Foreclosures, like taxes and austerity measures are only for the middle class and working people.
From The New York Times: http://www.nytimes.com/2011/01/02/realestate/02developers.html?_r=1&hp
By CHARLES V. BAGLI
Published: January 1, 2011
Larry Gluck, the apartment building king whose company defaulted on loans in New York, San Francisco, Los Angeles and Washington, recently bought the Windermere Hotel in Manhattan and Tivoli Towers, a subsidized housing complex in Brooklyn.
Ian Bruce Eichner, who lost two major New York skyscrapers to foreclosure in the early 1990s and defaulted on a $760 million loan for a Las Vegas casino resort in 2008, is working on a plan to rescue One Madison Park, a troubled 50-story condominium project.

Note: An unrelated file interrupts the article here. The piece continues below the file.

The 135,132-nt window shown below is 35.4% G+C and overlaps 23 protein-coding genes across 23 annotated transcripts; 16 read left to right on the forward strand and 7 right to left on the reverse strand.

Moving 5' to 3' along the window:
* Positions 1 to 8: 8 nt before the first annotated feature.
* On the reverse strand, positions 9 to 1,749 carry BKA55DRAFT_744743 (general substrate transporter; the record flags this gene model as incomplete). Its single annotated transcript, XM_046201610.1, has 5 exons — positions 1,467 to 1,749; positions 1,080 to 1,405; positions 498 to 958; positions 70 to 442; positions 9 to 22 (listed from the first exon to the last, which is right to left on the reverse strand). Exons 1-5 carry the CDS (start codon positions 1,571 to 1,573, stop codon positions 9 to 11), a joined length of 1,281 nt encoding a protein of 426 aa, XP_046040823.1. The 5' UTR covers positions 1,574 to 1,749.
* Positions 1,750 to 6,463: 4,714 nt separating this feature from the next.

Even Harry Macklowe, whose $7 billion gamble on seven Midtown skyscrapers at the top of the market almost cost him his entire empire, is out looking for new deals.
Industry lore has it that New York is one of the toughest, most unforgiving real estate markets in the world. The costs are so high, the unions so ornery, the politicians so demanding and the rivalries so fierce, that one false move invites financial disaster.
But the truth is that there have been surprisingly few career fatalities among New York developers, even though they have lost billions of investor dollars on overpriced real estate and have littered the city with unfinished apartment buildings. While a homeowner who lost a house to foreclosure would find it difficult to borrow for years, developers who defaulted on enormous loans have still been able to attract money.
The reasons, experts say, are that there is still plenty of money floating around and that the market has a very short memory.
Continue reading at: http://www.nytimes.com/2011/01/02/realestate/02developers.html?_r=1&hp
What’s the big mystery? The rich function as a criminal syndicate, robbing the poor and tax payers in a class war. In this class war they always win and the bottom 80% of us always pay.